Petrovitch shook his head and laughed. “I think you’ve got an impossible task Mike. I’m a guy who graduated high school, joined the Air Force, got hurt, went home and sold cars to make a living. Then I learned a few things and did some accounting work. Now I’m old and retired. Pretty simple huh? That’s about all there is to know.”
“Bob––Look–– I know you don’t want to talk about any of this but I’ve got photographs of you, in the cockpit of an F-4J at Da Nang, another on the Enterprise. It was CV-64 wasn’t it? I think that was an F-4C you were in front of.”
“Well there! See? You’ve been given false information. I’ve been told that the Enterprise is CVN-65 and whatever photographs you have are probably of someone who just looks like me. No wonder you’re so confused!”
Wilson pulled an envelope out of his briefcase and spread some photographs out on the bar. “Look at this one Bob. It’s of a Marine fighter squadron on the Enterprise at Yankee Station. Recognize it?” Petrovitch offered no answer. “Okay. Look closely at the flight jacket in this later one from Kaneohe Bay. Right here, see the name? It says, Robert H Petrovitch, Lt. Col. USMC; and this one taken five years after that, Colonel, USMC. Come on Colonel, help me. If you don’t, I’ll have to run with what I have and fill in the blanks as best I can. And that could turn out to be highly inaccurate! Give me a break… Please?”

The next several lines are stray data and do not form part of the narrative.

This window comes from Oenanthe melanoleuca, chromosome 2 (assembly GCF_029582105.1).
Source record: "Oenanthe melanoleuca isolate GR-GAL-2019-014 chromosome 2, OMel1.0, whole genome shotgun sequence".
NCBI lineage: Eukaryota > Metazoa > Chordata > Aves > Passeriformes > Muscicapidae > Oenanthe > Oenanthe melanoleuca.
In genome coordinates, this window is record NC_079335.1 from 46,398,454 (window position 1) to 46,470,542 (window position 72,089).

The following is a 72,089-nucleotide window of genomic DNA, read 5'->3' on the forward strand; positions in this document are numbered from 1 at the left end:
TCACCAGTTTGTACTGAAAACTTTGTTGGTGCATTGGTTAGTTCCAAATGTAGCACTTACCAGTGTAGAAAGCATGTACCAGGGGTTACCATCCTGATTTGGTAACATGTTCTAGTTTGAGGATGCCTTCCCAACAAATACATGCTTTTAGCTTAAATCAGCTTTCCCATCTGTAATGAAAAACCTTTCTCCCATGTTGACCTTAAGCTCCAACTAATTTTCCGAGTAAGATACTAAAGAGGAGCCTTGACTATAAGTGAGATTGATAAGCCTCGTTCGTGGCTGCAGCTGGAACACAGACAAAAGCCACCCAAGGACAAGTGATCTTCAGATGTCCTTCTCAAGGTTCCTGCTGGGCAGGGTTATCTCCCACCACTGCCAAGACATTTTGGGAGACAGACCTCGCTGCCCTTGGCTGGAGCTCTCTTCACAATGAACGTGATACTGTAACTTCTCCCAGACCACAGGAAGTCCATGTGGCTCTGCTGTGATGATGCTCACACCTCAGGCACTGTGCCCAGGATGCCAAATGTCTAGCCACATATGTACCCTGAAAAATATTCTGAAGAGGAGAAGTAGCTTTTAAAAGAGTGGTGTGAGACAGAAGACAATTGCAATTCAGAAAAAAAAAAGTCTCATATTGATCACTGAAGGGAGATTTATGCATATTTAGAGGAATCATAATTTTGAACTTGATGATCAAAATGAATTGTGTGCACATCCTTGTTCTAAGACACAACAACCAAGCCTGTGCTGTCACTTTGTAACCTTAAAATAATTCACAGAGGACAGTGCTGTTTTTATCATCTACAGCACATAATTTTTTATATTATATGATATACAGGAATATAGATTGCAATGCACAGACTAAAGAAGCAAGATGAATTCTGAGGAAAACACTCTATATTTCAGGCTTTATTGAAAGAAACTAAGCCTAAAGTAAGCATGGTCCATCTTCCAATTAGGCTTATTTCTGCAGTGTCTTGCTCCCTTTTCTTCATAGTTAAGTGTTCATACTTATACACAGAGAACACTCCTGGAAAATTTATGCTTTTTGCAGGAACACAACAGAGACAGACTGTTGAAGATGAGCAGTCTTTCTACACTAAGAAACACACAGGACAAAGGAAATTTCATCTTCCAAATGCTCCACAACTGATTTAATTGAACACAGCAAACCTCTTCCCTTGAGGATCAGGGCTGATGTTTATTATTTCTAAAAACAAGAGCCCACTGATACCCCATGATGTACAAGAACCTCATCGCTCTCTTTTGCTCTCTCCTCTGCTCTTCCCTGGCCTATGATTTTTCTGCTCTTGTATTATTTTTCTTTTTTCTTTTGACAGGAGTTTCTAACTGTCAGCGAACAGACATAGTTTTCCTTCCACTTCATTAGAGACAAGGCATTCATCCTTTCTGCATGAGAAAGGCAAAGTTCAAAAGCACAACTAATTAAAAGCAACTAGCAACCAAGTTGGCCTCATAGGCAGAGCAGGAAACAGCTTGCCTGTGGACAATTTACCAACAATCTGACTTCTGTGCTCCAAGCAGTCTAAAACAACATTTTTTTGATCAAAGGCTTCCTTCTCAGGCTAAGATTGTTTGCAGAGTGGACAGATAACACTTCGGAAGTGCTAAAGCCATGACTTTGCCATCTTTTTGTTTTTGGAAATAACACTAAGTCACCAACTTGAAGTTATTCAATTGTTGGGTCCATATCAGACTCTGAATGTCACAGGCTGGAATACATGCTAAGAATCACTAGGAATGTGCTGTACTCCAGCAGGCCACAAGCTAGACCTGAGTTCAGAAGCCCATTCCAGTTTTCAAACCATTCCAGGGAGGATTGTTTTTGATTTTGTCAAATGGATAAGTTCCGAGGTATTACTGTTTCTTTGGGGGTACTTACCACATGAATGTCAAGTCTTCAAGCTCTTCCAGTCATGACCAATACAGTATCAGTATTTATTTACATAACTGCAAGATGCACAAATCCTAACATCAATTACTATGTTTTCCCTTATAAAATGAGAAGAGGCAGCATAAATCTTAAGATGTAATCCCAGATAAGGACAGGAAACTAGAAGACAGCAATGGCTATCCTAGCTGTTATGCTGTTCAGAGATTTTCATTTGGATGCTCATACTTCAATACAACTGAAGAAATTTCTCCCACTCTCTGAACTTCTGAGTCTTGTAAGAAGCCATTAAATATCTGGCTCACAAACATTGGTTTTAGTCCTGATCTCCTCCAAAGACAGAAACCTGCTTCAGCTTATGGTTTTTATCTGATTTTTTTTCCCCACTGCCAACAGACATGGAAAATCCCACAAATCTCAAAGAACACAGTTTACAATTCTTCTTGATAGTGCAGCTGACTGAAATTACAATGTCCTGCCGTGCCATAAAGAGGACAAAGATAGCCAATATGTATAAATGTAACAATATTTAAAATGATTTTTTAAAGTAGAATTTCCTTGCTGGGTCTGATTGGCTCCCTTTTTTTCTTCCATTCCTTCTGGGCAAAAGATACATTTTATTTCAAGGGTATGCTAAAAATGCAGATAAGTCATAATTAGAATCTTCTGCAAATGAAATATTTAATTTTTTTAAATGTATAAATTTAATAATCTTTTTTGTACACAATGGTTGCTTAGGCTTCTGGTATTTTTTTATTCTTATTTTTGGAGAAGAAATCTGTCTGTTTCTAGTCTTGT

Petrovitch finished his iced tea, put a five dollar bill on the bar and stood up. “Okay Mike. You’re persistent. I’ll give you that. You hungry? I know a private little restaurant across the street. We’ll talk.” And, without waiting for an answer, the Colonel started walking toward the door.
“Well, wait…, wait a minute Colonel…!” sputtered Wilson gathering his things and hurrying to catch up. “Where are we going? Why not talk here?”
Without stopping or turning around, Petrovitch responded with, “Too many ears!”